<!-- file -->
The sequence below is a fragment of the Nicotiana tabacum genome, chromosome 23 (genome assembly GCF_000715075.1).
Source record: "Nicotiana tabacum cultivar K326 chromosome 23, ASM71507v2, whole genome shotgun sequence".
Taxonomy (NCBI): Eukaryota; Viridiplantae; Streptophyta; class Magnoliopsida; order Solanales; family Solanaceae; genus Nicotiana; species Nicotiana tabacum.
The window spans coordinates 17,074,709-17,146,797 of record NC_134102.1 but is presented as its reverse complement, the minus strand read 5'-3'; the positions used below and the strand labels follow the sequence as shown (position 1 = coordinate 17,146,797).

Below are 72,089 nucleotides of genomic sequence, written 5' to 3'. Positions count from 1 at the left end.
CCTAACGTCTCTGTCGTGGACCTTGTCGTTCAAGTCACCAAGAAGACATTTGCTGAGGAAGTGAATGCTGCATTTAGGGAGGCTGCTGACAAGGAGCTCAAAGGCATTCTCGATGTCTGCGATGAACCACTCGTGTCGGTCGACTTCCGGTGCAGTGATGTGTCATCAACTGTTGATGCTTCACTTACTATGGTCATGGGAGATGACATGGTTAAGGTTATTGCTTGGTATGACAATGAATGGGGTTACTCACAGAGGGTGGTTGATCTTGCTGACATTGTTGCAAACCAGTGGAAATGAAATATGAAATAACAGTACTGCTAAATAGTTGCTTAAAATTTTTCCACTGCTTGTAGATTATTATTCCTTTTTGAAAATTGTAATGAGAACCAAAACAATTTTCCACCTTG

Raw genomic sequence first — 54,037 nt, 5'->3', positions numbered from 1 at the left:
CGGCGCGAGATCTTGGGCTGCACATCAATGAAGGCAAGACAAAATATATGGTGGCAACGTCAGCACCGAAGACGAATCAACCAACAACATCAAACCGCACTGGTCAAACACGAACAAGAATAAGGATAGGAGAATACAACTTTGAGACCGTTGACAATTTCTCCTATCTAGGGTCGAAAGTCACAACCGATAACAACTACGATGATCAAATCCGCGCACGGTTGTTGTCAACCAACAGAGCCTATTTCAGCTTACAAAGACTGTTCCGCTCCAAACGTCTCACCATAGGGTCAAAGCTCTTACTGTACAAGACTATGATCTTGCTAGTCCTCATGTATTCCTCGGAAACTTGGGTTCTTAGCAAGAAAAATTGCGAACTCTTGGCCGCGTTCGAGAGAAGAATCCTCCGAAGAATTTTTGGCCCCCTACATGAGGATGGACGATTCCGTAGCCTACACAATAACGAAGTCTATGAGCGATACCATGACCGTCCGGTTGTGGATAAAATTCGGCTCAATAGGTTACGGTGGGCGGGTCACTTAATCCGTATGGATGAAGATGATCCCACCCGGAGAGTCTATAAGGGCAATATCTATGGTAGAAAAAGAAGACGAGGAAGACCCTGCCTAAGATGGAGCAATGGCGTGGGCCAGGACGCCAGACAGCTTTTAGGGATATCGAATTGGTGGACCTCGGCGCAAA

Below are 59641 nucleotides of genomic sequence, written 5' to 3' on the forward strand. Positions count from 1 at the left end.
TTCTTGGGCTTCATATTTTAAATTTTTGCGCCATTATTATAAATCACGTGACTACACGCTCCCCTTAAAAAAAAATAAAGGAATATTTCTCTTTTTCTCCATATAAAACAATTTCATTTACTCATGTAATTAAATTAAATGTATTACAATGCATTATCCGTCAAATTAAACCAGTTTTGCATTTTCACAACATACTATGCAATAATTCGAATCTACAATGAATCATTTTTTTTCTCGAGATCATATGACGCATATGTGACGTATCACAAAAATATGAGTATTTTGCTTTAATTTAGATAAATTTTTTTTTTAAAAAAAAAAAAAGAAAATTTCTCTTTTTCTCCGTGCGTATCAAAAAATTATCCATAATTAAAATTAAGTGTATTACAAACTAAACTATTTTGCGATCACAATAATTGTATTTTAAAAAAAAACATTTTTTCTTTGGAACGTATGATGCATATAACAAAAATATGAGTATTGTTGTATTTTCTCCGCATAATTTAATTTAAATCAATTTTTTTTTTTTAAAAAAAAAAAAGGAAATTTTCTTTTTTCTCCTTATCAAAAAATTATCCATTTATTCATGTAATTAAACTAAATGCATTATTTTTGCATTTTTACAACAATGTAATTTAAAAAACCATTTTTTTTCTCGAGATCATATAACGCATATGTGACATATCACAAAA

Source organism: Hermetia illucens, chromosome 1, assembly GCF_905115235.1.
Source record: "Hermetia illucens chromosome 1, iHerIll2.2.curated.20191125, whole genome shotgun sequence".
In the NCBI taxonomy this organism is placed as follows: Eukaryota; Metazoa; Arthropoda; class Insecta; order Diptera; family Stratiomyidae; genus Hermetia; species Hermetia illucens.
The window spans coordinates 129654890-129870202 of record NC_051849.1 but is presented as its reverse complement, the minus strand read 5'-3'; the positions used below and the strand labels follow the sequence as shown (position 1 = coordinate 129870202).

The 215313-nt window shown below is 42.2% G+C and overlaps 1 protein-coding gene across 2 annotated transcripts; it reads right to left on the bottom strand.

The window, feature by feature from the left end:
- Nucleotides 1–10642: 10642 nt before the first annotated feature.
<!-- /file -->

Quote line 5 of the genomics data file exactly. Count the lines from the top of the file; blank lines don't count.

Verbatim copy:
Below are 72,089 nucleotides of genomic sequence, written 5' to 3'. Positions count from 1 at the left end.